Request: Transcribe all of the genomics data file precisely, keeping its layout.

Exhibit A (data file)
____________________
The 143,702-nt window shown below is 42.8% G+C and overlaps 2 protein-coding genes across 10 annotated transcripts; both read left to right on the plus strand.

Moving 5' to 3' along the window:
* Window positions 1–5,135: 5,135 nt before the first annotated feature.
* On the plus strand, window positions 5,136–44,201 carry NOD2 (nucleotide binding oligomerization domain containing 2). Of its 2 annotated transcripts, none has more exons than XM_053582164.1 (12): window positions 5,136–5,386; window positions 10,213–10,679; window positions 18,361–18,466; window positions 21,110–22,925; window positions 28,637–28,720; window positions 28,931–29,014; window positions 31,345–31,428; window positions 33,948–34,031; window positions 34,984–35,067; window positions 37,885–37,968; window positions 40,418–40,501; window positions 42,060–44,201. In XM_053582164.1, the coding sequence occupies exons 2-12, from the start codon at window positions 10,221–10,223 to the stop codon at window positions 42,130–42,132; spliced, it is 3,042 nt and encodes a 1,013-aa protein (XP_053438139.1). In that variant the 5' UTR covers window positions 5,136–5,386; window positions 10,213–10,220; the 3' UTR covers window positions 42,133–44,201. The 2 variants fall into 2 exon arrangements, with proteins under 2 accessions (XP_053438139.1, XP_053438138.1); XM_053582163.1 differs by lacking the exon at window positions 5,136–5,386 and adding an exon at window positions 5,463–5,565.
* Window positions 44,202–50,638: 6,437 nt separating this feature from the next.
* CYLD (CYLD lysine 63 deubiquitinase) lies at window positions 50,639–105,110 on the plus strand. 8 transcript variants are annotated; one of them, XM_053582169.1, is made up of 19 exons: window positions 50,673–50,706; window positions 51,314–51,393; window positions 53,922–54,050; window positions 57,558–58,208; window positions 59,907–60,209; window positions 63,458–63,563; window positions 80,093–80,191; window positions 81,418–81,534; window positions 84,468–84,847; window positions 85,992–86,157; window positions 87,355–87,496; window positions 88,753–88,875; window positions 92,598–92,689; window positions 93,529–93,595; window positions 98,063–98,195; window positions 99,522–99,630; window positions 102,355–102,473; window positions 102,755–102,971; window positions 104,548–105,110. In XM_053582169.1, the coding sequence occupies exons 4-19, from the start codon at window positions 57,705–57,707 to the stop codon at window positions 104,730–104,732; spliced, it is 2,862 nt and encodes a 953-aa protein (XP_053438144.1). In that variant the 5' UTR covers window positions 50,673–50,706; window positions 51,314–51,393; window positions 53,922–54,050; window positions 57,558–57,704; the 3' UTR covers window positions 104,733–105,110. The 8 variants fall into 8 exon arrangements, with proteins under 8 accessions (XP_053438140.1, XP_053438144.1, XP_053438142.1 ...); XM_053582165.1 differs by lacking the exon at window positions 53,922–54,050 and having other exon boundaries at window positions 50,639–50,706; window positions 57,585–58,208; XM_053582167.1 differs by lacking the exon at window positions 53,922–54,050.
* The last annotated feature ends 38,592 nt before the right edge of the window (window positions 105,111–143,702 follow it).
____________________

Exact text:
The 143,702-nt window shown below is 42.8% G+C and overlaps 2 protein-coding genes across 10 annotated transcripts; both read left to right on the plus strand.

Moving 5' to 3' along the window:
* Window positions 1–5,135: 5,135 nt before the first annotated feature.
* On the plus strand, window positions 5,136–44,201 carry NOD2 (nucleotide binding oligomerization domain containing 2). Of its 2 annotated transcripts, none has more exons than XM_053582164.1 (12): window positions 5,136–5,386; window positions 10,213–10,679; window positions 18,361–18,466; window positions 21,110–22,925; window positions 28,637–28,720; window positions 28,931–29,014; window positions 31,345–31,428; window positions 33,948–34,031; window positions 34,984–35,067; window positions 37,885–37,968; window positions 40,418–40,501; window positions 42,060–44,201. In XM_053582164.1, the coding sequence occupies exons 2-12, from the start codon at window positions 10,221–10,223 to the stop codon at window positions 42,130–42,132; spliced, it is 3,042 nt and encodes a 1,013-aa protein (XP_053438139.1). In that variant the 5' UTR covers window positions 5,136–5,386; window positions 10,213–10,220; the 3' UTR covers window positions 42,133–44,201. The 2 variants fall into 2 exon arrangements, with proteins under 2 accessions (XP_053438139.1, XP_053438138.1); XM_053582163.1 differs by lacking the exon at window positions 5,136–5,386 and adding an exon at window positions 5,463–5,565.
* Window positions 44,202–50,638: 6,437 nt separating this feature from the next.
* CYLD (CYLD lysine 63 deubiquitinase) lies at window positions 50,639–105,110 on the plus strand. 8 transcript variants are annotated; one of them, XM_053582169.1, is made up of 19 exons: window positions 50,673–50,706; window positions 51,314–51,393; window positions 53,922–54,050; window positions 57,558–58,208; window positions 59,907–60,209; window positions 63,458–63,563; window positions 80,093–80,191; window positions 81,418–81,534; window positions 84,468–84,847; window positions 85,992–86,157; window positions 87,355–87,496; window positions 88,753–88,875; window positions 92,598–92,689; window positions 93,529–93,595; window positions 98,063–98,195; window positions 99,522–99,630; window positions 102,355–102,473; window positions 102,755–102,971; window positions 104,548–105,110. In XM_053582169.1, the coding sequence occupies exons 4-19, from the start codon at window positions 57,705–57,707 to the stop codon at window positions 104,730–104,732; spliced, it is 2,862 nt and encodes a 953-aa protein (XP_053438144.1). In that variant the 5' UTR covers window positions 50,673–50,706; window positions 51,314–51,393; window positions 53,922–54,050; window positions 57,558–57,704; the 3' UTR covers window positions 104,733–105,110. The 8 variants fall into 8 exon arrangements, with proteins under 8 accessions (XP_053438140.1, XP_053438144.1, XP_053438142.1 ...); XM_053582165.1 differs by lacking the exon at window positions 53,922–54,050 and having other exon boundaries at window positions 50,639–50,706; window positions 57,585–58,208; XM_053582167.1 differs by lacking the exon at window positions 53,922–54,050.
* The last annotated feature ends 38,592 nt before the right edge of the window (window positions 105,111–143,702 follow it).